Researchers from the University of Leeds have
discovered a gene which creates blood vessel and this gene could be
used to fight cancer, heart disease and strokes.
The gene 'Piezo1' sends signal that allows new blood vessel tributaries to grow as per the flow of blood. Professor David Beech, who led the research, said that blood vessel networks are not already pre-constructed but emerge rather like a river system.
Vessels do not develop until the blood is already flowing and they are created in response to the amount of flow, he added.
The gene gives orders to a protein which forms channels that open in response to mechanical strain from blood flow, letting tiny electrical charges to enter cells and trigger the changes needed for new vessels to be built," Beech explained.
The research team is planning to examine the effects of manipulating the gene on cancers, which require a blood supply to grow, as well as in heart diseases such as atherosclerosis, where plaques form in parts of blood vessels with disturbed blood flow.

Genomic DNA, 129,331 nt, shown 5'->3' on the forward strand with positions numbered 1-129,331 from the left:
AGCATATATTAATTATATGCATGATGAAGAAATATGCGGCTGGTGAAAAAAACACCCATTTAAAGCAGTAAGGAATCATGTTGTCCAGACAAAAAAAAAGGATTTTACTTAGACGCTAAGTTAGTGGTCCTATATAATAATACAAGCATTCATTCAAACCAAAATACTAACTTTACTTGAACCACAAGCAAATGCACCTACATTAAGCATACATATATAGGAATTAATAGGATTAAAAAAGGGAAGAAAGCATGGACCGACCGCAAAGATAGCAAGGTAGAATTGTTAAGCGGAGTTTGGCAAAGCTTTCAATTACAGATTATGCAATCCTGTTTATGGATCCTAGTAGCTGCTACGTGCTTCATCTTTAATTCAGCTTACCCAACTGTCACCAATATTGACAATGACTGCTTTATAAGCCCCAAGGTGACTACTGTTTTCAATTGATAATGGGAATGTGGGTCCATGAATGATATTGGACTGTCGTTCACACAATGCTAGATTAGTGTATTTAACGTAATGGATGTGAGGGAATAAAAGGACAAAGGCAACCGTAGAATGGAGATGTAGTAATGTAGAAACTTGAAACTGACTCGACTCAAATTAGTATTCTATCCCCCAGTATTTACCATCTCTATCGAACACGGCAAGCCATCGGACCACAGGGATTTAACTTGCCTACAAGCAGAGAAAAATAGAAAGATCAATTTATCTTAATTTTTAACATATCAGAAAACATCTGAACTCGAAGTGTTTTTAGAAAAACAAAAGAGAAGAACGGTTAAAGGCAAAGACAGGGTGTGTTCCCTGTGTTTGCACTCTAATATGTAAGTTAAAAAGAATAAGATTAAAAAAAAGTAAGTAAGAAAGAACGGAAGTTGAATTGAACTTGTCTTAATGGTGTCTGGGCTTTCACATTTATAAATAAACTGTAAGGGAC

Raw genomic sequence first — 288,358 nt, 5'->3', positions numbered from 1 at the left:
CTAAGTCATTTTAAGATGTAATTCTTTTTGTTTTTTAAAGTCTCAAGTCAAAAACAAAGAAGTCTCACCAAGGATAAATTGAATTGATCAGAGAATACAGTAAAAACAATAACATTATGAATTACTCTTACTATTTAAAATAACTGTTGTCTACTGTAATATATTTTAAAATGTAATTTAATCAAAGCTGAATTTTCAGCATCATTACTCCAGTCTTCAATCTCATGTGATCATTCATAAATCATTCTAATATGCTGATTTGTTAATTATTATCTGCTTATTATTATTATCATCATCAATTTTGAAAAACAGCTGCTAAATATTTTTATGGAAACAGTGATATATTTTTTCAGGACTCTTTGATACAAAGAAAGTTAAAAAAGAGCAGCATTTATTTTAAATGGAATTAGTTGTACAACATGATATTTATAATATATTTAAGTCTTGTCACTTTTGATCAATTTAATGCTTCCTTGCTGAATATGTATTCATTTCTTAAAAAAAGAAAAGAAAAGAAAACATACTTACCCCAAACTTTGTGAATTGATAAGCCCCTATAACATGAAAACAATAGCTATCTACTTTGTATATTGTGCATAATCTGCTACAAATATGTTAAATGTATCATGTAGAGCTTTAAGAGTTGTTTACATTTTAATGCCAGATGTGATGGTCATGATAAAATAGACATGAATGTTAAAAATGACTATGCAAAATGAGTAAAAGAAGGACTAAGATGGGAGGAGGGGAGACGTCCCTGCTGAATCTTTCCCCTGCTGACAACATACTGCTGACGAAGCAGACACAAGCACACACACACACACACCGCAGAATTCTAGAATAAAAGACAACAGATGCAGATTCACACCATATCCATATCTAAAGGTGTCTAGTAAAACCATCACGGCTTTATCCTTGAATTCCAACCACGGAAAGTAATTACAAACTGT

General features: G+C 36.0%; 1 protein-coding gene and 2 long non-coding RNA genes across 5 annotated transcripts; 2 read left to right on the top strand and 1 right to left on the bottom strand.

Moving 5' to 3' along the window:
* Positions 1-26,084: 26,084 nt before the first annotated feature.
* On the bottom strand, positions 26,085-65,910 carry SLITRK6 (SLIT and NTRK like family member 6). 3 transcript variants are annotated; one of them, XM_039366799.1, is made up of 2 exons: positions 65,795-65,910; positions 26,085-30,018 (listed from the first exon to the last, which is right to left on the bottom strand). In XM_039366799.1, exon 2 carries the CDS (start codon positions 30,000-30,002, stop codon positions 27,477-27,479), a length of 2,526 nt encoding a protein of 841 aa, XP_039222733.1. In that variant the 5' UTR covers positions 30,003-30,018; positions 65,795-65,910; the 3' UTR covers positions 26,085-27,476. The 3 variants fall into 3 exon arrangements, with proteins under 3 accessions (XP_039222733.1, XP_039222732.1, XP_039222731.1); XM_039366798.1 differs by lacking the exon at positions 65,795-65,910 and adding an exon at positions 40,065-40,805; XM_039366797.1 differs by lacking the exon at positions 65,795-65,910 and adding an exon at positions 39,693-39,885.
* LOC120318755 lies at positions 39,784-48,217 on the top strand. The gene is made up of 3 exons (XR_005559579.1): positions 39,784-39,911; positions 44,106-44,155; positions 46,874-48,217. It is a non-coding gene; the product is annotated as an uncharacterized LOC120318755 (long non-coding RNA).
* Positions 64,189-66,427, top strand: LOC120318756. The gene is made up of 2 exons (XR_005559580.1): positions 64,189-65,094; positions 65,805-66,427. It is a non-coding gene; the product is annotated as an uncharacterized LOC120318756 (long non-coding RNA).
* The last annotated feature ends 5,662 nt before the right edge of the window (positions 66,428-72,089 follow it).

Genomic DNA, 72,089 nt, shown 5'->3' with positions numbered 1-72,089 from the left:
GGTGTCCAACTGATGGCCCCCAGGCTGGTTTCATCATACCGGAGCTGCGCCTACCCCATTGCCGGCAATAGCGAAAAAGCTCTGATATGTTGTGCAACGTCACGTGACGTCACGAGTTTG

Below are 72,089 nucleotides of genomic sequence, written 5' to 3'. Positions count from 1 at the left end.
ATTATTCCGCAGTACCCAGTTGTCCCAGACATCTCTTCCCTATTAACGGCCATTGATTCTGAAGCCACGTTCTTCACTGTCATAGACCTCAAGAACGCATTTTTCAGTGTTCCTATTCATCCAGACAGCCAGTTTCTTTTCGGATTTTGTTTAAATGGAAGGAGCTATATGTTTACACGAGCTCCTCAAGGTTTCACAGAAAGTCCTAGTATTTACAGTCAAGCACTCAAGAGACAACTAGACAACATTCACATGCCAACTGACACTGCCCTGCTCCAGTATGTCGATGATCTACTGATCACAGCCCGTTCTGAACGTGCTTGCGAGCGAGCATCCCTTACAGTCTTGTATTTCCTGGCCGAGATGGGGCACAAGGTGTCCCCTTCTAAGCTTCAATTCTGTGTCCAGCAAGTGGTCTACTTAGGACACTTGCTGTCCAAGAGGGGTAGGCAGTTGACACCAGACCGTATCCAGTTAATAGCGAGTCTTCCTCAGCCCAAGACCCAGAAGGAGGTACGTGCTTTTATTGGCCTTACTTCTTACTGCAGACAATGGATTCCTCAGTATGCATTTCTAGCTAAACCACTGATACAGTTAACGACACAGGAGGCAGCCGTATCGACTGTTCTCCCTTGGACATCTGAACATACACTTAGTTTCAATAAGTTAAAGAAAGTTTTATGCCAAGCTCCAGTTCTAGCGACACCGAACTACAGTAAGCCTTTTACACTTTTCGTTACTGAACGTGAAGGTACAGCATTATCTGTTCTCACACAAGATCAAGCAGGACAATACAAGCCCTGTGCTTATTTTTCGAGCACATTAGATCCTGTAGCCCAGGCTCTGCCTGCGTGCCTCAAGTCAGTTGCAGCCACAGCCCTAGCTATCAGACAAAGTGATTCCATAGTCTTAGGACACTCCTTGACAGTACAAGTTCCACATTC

Beech said that this work provides fundamental understanding of how complex life starts and opens new possibilities for treatment of health problems such as cardiovascular disease and cancer, where changes in blood flow are common and often unwanted.
Using these promising findings, we will do further research into how this gene can be manipulated to treat these diseases as the findings are promising, the research team said.
The research was published in the journal Nature.